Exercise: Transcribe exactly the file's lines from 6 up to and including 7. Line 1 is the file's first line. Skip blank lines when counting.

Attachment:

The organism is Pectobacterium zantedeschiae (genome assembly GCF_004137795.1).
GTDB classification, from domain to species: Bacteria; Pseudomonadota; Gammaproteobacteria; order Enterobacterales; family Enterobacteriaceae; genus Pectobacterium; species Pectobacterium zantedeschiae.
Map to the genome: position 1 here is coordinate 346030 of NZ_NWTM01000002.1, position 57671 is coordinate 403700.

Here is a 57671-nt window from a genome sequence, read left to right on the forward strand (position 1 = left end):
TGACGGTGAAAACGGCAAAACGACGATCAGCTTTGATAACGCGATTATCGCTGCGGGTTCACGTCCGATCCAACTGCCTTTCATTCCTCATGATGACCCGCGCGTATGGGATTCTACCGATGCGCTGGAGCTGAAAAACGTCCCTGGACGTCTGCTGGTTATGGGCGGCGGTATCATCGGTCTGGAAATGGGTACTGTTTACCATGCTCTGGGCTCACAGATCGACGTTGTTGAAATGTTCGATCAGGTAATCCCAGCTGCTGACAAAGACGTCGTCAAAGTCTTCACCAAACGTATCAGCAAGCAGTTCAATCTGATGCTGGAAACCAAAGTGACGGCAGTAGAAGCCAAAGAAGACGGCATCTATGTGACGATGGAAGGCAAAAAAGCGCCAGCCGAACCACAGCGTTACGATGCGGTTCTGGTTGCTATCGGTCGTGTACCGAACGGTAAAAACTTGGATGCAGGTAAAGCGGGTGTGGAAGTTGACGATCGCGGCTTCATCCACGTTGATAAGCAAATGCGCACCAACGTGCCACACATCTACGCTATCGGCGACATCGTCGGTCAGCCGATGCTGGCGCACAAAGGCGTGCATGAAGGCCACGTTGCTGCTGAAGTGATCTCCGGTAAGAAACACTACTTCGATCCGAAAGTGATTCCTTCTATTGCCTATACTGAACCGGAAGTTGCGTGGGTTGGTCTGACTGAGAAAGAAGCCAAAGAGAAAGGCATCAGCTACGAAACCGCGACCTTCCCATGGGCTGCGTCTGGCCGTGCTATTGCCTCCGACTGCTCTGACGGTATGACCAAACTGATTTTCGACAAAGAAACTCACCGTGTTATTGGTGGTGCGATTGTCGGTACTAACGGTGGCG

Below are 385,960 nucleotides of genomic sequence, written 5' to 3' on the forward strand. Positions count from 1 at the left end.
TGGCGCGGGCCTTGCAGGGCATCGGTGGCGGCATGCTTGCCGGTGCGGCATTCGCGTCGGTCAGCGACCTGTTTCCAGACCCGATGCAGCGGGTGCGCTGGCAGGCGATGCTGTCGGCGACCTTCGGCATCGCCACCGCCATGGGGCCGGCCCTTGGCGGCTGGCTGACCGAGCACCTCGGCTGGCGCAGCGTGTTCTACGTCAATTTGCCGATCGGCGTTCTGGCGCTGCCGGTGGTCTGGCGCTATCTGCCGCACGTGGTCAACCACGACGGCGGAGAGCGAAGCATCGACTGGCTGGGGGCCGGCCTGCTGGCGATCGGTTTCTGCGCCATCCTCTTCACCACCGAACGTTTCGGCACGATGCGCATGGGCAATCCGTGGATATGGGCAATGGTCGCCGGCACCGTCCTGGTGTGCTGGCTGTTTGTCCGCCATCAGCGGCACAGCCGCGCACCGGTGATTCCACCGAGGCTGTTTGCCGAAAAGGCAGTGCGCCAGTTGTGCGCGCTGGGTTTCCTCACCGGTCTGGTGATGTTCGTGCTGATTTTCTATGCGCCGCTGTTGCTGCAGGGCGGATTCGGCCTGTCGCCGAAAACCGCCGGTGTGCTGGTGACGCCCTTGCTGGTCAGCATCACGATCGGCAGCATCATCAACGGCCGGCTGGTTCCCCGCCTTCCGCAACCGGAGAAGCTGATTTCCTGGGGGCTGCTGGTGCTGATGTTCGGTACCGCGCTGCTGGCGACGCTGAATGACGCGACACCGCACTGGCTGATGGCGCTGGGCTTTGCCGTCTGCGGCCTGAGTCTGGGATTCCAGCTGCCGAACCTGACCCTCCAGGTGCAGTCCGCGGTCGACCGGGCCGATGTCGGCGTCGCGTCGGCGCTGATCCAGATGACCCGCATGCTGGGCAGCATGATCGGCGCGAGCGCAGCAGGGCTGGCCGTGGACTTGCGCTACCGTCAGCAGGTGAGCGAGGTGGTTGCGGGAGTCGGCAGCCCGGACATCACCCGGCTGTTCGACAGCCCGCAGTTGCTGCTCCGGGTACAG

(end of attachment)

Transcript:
Below are 385,960 nucleotides of genomic sequence, written 5' to 3' on the forward strand. Positions count from 1 at the left end.
TGGCGCGGGCCTTGCAGGGCATCGGTGGCGGCATGCTTGCCGGTGCGGCATTCGCGTCGGTCAGCGACCTGTTTCCAGACCCGATGCAGCGGGTGCGCTGGCAGGCGATGCTGTCGGCGACCTTCGGCATCGCCACCGCCATGGGGCCGGCCCTTGGCGGCTGGCTGACCGAGCACCTCGGCTGGCGCAGCGTGTTCTACGTCAATTTGCCGATCGGCGTTCTGGCGCTGCCGGTGGTCTGGCGCTATCTGCCGCACGTGGTCAACCACGACGGCGGAGAGCGAAGCATCGACTGGCTGGGGGCCGGCCTGCTGGCGATCGGTTTCTGCGCCATCCTCTTCACCACCGAACGTTTCGGCACGATGCGCATGGGCAATCCGTGGATATGGGCAATGGTCGCCGGCACCGTCCTGGTGTGCTGGCTGTTTGTCCGCCATCAGCGGCACAGCCGCGCACCGGTGATTCCACCGAGGCTGTTTGCCGAAAAGGCAGTGCGCCAGTTGTGCGCGCTGGGTTTCCTCACCGGTCTGGTGATGTTCGTGCTGATTTTCTATGCGCCGCTGTTGCTGCAGGGCGGATTCGGCCTGTCGCCGAAAACCGCCGGTGTGCTGGTGACGCCCTTGCTGGTCAGCATCACGATCGGCAGCATCATCAACGGCCGGCTGGTTCCCCGCCTTCCGCAACCGGAGAAGCTGATTTCCTGGGGGCTGCTGGTGCTGATGTTCGGTACCGCGCTGCTGGCGACGCTGAATGACGCGACACCGCACTGGCTGATGGCGCTGGGCTTTGCCGTCTGCGGCCTGAGTCTGGGATTCCAGCTGCCGAACCTGACCCTCCAGGTGCAGTCCGCGGTCGACCGGGCCGATGTCGGCGTCGCGTCGGCGCTGATCCAGATGACCCGCATGCTGGGCAGCATGATCGGCGCGAGCGCAGCAGGGCTGGCCGTGGACTTGCGCTACCGTCAGCAGGTGAGCGAGGTGGTTGCGGGAGTCGGCAGCCCGGACATCACCCGGCTGTTCGACAGCCCGCAGTTGCTGCTCCGGGTACAG